If you know of some guidelines that you liked, I‘d appreciate if you could share them. Otherwise I will search the internet for it.
https://ansible.jeffgeerling.com/ Jeff has a books that has beginner level explanation and easy to follow. There was more Youtube videos that explain in entry level but, got taken down.
Great, thank you for sharing! Will start reading!
Terraform and Ansible. I have a VM I commit to the command plane where I put all my tools and scripts and run crons and scripts from. It’s also hosting an internal Gitea instance and where ansible-playbooks start from.
Raspbian on my Pi’s and Ubuntu on non-Pi’s for me.
I have to be honest, I’ve never notived enough of a difference between distros to care much about which flavor to use, and ubuntu just has the most support threads so it’s easiest to debug when things go awry. (so does raspbian, though recently its activity has died down a lot)
I’m using rapsbian on my pi’s and ubuntu server on the other servers and proxmox as a hypervisor if a box is running as a vm platform.
I use Ubuntu on desktop and FreeBSD on server
Synology here, currently DSM 6.2.3 but upgrading to DSM 7.x soon
Hey, on my VPSs I’m using Oracle Linux 8 and Ubuntu. For my Raspberry Pi 4, I’m running Ubuntu with Umbrel on it.
For cloud servers, I will use Debian (latest).
For my HomeLab, I will use Ubuntu LTS.
I am using mostly Ubuntu for all virtual instances and Proxmox as the hypervisor
I’m considering switching to Debian 12 now that Canonical seems that it will try pushing Ubuntu Pro more and more
I mostly use Linux. RPi are not available in my country, must buy from oversea, so I haven’t got a chance to experimental it.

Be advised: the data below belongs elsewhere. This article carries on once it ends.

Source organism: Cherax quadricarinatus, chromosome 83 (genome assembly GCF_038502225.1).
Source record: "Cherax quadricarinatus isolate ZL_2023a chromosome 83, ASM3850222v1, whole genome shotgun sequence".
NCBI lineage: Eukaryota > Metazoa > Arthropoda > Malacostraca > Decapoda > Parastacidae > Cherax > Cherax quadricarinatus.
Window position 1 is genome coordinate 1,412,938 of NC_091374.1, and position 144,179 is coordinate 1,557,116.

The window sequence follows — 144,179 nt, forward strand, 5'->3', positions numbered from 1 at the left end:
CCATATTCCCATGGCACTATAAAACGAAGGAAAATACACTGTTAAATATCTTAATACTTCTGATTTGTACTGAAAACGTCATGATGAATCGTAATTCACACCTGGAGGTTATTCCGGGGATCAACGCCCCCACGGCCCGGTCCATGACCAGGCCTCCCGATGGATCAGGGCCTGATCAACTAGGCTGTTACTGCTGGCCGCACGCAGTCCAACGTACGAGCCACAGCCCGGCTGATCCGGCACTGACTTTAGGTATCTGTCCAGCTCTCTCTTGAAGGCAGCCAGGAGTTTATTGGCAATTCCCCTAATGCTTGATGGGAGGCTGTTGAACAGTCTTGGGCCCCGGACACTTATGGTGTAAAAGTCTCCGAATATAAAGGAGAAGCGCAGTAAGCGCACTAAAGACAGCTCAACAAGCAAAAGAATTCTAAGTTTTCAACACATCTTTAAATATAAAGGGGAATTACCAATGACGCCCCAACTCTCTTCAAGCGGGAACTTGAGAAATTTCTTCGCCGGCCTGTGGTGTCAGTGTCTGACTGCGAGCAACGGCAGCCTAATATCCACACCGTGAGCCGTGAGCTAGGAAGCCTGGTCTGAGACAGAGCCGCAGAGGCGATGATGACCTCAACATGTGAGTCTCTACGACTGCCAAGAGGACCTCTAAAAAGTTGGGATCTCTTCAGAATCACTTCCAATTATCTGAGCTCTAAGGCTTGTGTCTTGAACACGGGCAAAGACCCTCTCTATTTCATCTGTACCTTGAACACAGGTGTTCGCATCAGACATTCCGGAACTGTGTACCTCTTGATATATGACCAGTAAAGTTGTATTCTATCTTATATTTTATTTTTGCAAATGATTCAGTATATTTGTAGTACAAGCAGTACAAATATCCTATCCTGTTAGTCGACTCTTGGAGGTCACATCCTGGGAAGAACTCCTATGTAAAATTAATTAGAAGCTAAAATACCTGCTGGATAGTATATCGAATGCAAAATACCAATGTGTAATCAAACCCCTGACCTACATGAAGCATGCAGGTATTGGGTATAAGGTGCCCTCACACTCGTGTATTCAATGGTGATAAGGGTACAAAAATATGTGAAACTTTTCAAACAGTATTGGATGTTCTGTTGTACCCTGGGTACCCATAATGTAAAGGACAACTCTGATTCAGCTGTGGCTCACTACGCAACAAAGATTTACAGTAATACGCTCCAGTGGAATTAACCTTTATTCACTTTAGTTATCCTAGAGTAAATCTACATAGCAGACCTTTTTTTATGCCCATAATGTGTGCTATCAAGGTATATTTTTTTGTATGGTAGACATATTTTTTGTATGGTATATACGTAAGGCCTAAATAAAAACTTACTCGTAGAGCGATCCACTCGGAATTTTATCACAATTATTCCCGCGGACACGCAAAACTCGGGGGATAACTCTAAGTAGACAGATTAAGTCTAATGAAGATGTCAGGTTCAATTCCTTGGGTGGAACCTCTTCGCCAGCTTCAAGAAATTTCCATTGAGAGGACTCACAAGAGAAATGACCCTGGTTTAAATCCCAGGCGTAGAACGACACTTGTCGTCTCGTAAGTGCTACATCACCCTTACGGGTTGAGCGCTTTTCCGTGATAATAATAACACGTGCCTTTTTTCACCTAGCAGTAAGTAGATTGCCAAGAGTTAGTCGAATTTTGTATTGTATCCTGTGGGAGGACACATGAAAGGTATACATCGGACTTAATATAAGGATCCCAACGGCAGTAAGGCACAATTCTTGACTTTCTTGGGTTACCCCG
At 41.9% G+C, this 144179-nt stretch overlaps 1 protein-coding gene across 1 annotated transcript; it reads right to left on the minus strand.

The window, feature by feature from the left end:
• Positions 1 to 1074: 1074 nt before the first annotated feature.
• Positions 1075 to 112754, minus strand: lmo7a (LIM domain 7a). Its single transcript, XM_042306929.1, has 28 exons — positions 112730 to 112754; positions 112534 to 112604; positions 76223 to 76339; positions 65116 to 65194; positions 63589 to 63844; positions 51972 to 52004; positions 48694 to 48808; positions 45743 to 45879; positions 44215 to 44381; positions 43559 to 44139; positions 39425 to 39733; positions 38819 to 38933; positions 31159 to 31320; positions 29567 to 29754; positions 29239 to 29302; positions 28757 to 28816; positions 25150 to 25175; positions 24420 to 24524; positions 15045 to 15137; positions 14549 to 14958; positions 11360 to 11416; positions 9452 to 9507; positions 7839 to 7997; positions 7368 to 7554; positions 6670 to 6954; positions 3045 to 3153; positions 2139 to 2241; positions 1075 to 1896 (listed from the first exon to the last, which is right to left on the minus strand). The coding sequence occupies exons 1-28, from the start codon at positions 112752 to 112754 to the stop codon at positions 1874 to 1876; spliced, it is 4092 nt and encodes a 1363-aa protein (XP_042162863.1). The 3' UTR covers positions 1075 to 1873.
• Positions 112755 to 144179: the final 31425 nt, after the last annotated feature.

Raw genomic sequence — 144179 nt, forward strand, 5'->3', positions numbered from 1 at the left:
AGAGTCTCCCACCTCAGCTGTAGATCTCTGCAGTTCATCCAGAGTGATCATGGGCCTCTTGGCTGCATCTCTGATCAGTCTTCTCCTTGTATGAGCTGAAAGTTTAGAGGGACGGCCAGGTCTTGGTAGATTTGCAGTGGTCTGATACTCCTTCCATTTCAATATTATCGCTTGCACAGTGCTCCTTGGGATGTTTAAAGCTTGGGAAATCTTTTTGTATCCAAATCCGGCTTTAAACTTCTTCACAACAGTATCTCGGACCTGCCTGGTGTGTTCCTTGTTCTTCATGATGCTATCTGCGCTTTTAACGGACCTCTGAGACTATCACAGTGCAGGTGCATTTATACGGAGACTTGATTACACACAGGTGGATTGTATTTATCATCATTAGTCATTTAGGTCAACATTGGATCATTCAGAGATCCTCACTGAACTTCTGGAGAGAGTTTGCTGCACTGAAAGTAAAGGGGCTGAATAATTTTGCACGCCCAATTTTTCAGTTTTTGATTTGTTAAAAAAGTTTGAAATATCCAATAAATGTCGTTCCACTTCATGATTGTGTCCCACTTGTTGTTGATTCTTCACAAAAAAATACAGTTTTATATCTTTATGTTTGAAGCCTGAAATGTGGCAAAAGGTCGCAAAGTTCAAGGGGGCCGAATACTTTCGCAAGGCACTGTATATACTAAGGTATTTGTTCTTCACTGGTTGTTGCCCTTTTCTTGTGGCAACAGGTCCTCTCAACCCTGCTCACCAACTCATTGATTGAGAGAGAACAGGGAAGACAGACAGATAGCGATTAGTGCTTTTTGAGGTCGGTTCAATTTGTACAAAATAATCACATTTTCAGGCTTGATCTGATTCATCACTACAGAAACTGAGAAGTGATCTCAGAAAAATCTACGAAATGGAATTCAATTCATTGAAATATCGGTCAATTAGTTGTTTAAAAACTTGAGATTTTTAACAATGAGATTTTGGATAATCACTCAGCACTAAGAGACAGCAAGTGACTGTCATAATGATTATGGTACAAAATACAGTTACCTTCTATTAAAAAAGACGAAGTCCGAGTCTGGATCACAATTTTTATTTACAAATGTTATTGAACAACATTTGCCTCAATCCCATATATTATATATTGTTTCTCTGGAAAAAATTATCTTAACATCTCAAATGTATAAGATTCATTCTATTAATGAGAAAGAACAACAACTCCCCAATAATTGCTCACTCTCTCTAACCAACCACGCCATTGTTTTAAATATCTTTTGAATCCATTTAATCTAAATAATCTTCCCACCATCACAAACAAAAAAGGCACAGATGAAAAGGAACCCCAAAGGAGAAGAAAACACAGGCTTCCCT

For Raspberry Pi, you know there are alternatives such as Odroid that (for me) ship from overseas? Just saying in case.
I do have RPI4 and Odroid HC4. The Odroid HC4 has been harder to use, plus one of them had a USB that broke. But I’ve updated one and I had a smoother experience (I also was learning Linux first time I set one up so there’s that). It is cheaply made, but I’ve been able to build a backup with a mirror ZFS.
Windows 10 WSL2 and Docker! And armbian on an orange pi 3LTS.
A complete hell of a mix.
Windows Server (2016/2019)
Windows 10/11 (jump boxes/remoteapp)
I need to go through and upgrade a lot, although I have around 70 virtual servers running all sorts of different things, just a matter of finding the time to do it.
VyOS was a recent addition and is hosted on a Vultr VM so I can peer with Vultr for BGP, I also have my own ASN too.
I use proxmox with debian containers on top and a VM with ubuntu. That is just because I wanted to learn how to use prox, any distro would have been perfectly fine for what I host.
How stable is that outside of LAN connections? Asking because I might need something like that and RDP is not an option
For my main machine I use MacOS. Everything else is Ubuntu.
Work uses Red Hat, so I was thinking about giving that a try to get better acquainted.
Until a couple months ago, desktop and servers were running Void (and Arch on an older VPS).
Now I have everything running NixOS.
I tried nix and was astonished with how quick everything was to setup and get going. Do you find any downside to this approach from a server point of view?
I found the same to be true as well. The only real difficulty was the learning curve, knowing how to translate my existing software and settings into a NixOS configuration. For example, finding modified system files (i.e. kernel parameters), or migrating my
docker-compose.yml into the NixOS
oci-containers and getting settings working with
Honestly, the hardest part of the entire process was planning for something that I would have thought impossible when installing any other distro: booting the server into the NixOS installer without having to attach a monitor or keyboard, performing the entire installation via SSH. I was able to generate a NixOS installer for the machine, launch it via
kexec, wait a few seconds, and SSH back into the machine to find the NixOS installer running. Amazing.